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ISME J. 2014 Dec;8(12):2397-410. doi: 10.1038/ismej.2014.81. Epub 2014 May 23.

Interactions between Thaumarchaea, Nitrospira and methanotrophs modulate autotrophic nitrification in volcanic grassland soil.

Author information

1
1] Department of Microbial Ecology, Netherlands Institute of Ecology (NIOO-KNAW), Wageningen, The Netherlands [2] Institute of Environmental Biology, University of Utrecht, Utrecht, The Netherlands.
2
Department of Microbial Ecology, Netherlands Institute of Ecology (NIOO-KNAW), Wageningen, The Netherlands.
3
Institute of Soil Science, Chinese Academy of Sciences, Nanjing, China.
4
Institute of Environmental Biology, University of Utrecht, Utrecht, The Netherlands.

Abstract

Ammonium/ammonia is the sole energy substrate of ammonia oxidizers, and is also an essential nitrogen source for other microorganisms. Ammonia oxidizers therefore must compete with other soil microorganisms such as methane-oxidizing bacteria (MOB) in terrestrial ecosystems when ammonium concentrations are limiting. Here we report on the interactions between nitrifying communities dominated by ammonia-oxidizing archaea (AOA) and Nitrospira-like nitrite-oxidizing bacteria (NOB), and communities of MOB in controlled microcosm experiments with two levels of ammonium and methane availability. We observed strong stimulatory effects of elevated ammonium concentration on the processes of nitrification and methane oxidation as well as on the abundances of autotrophically growing nitrifiers. However, the key players in nitrification and methane oxidation, identified by stable-isotope labeling using (13)CO2 and (13)CH4, were the same under both ammonium levels, namely type 1.1a AOA, sublineage I and II Nitrospira-like NOB and Methylomicrobium-/Methylosarcina-like MOB, respectively. Ammonia-oxidizing bacteria were nearly absent, and ammonia oxidation could almost exclusively be attributed to AOA. Interestingly, although AOA functional gene abundance increased 10-fold during incubation, there was very limited evidence of autotrophic growth, suggesting a partly mixotrophic lifestyle. Furthermore, autotrophic growth of AOA and NOB was inhibited by active MOB at both ammonium levels. Our results suggest the existence of a previously overlooked competition for nitrogen between nitrifiers and methane oxidizers in soil, thus linking two of the most important biogeochemical cycles in nature.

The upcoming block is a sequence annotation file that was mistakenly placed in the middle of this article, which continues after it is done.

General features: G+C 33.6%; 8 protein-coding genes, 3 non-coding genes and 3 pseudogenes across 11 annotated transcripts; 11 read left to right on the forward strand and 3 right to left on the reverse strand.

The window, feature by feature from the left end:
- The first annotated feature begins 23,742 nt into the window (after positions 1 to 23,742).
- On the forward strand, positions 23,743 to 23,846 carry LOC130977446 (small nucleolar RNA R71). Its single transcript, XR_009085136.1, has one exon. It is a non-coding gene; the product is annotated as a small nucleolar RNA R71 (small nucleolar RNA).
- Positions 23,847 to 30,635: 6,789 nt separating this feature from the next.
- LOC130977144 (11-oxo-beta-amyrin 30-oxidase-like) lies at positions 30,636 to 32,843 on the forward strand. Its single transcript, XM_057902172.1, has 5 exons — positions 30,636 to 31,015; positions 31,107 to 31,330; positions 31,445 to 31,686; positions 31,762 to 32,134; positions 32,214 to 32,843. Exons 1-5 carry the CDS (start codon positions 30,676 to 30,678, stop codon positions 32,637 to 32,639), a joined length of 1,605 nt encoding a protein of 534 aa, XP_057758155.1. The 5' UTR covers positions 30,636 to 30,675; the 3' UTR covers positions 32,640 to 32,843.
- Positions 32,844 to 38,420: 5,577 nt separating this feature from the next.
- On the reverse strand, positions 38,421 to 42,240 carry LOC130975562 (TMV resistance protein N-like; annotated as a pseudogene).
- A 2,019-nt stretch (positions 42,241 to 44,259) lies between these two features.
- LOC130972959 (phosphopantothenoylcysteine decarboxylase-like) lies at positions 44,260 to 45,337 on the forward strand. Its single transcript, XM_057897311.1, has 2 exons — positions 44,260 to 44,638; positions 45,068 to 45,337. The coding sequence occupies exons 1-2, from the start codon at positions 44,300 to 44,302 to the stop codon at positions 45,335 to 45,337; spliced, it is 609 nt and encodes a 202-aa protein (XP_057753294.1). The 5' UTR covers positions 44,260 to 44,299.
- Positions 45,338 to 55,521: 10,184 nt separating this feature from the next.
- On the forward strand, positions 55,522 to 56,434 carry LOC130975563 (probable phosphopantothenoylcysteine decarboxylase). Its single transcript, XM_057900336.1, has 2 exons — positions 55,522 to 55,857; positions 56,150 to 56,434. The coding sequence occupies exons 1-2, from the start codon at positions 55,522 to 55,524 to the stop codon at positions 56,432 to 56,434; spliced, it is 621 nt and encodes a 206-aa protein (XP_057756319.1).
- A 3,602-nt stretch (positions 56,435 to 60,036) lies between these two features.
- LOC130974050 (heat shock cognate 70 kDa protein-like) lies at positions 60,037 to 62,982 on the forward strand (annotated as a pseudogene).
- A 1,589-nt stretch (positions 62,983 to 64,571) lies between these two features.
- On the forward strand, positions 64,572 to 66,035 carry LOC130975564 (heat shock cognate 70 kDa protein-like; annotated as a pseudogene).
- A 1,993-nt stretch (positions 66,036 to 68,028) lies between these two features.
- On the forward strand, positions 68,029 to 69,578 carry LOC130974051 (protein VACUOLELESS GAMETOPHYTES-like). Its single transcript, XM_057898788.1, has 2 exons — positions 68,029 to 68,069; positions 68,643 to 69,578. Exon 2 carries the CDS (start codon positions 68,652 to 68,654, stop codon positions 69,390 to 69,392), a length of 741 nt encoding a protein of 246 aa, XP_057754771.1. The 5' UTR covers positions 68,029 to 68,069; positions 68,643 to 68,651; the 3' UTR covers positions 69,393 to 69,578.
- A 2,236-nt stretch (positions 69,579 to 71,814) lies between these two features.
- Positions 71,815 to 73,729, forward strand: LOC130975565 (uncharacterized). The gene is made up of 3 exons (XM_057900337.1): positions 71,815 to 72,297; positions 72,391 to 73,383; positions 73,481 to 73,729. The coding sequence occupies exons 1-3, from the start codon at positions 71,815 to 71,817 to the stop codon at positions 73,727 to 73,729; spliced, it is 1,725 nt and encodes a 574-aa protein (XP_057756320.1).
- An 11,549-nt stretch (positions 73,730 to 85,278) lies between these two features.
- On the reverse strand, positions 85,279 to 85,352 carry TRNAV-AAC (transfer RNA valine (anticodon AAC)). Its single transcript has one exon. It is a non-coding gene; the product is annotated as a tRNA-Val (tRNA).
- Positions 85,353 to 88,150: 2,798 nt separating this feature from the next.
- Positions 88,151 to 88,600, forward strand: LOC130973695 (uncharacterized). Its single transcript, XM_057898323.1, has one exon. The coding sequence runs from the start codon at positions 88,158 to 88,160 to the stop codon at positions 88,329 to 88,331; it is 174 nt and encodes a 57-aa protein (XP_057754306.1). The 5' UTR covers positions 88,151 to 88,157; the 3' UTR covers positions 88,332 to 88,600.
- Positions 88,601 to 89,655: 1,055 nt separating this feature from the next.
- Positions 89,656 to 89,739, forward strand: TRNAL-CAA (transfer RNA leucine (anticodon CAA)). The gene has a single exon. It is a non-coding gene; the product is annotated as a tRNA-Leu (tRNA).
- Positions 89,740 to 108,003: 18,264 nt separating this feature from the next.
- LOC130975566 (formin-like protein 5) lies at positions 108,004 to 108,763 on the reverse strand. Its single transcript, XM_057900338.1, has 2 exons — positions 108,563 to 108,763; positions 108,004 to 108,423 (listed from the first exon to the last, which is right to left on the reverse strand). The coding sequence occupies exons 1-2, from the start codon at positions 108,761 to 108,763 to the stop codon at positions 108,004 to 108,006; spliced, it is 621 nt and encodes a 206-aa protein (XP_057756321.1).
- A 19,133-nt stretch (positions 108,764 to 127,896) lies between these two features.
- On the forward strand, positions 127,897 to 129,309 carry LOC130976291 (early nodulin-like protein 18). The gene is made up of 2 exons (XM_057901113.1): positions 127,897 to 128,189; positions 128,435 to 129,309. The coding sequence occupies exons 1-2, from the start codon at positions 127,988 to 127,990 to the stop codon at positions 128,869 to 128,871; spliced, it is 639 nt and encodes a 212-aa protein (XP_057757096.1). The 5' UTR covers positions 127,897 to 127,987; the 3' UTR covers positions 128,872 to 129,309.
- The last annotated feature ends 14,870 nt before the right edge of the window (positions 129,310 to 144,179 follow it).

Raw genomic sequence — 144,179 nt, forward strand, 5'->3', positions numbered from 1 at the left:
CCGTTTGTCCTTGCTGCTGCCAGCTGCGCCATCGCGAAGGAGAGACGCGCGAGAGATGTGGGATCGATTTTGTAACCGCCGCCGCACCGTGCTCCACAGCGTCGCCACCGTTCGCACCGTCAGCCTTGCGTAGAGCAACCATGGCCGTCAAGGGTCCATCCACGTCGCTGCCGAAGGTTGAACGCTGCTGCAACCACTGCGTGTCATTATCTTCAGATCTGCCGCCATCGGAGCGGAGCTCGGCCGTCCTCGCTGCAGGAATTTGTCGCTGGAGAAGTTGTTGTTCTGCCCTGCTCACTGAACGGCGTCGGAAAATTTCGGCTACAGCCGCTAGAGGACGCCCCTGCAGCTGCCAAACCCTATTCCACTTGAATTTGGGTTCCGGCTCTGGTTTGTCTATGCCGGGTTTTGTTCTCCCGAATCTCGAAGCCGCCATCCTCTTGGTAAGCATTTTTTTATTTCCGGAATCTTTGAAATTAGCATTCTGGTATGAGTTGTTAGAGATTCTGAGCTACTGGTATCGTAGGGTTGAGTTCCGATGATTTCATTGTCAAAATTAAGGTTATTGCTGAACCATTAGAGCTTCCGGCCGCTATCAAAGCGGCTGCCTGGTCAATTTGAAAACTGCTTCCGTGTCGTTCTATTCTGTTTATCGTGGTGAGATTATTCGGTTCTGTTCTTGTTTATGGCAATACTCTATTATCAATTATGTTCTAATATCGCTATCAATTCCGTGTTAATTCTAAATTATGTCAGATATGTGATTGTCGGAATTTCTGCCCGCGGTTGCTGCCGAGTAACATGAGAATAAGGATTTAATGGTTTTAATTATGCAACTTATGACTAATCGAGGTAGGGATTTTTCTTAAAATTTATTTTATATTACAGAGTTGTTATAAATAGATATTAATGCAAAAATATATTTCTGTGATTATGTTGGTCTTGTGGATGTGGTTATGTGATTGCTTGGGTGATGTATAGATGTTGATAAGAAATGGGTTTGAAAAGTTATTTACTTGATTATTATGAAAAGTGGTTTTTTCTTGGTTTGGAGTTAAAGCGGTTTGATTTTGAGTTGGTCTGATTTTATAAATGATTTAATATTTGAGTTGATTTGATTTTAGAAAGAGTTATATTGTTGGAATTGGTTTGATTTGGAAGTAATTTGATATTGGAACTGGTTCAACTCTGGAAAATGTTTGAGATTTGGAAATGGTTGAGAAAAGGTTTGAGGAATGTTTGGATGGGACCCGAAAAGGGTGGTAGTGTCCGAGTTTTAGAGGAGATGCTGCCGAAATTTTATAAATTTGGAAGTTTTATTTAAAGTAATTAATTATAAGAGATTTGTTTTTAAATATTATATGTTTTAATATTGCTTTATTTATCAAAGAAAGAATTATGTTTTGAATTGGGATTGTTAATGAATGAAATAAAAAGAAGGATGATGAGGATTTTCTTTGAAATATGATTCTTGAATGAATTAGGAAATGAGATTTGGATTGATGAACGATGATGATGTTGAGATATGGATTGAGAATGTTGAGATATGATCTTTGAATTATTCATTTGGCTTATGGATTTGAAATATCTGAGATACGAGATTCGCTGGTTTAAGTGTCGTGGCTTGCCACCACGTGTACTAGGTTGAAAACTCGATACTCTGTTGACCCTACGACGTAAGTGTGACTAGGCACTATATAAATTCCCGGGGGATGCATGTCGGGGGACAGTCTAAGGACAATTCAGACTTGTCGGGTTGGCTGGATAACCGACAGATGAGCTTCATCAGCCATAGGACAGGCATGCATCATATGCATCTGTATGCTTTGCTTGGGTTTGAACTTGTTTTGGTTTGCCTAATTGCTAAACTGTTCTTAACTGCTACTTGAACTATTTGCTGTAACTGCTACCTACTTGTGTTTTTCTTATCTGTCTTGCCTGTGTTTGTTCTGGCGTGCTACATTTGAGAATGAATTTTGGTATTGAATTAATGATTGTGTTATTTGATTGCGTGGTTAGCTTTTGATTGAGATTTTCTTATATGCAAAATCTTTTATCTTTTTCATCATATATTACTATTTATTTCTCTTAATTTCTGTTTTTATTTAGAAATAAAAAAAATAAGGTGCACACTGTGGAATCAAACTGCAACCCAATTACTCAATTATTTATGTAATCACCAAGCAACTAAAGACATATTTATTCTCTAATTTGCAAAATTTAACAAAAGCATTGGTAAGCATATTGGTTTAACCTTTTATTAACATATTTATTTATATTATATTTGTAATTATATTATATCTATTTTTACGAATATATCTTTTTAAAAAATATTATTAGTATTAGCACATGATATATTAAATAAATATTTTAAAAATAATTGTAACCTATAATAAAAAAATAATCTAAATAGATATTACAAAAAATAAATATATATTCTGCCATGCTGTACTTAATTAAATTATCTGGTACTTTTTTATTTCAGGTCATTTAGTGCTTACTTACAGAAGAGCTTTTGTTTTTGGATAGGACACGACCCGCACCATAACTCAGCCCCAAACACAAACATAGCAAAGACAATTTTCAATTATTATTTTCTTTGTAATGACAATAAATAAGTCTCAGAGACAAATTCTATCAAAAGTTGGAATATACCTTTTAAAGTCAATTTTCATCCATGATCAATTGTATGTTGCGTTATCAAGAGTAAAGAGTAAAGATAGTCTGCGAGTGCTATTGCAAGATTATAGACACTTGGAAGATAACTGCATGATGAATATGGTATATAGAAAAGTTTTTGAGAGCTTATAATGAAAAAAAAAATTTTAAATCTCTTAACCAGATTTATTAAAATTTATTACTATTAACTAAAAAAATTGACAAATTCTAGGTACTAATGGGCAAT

PMID:
24858784
PMCID:
PMC4260704
DOI:
10.1038/ismej.2014.81
[Indexed for MEDLINE]
Free PMC Article

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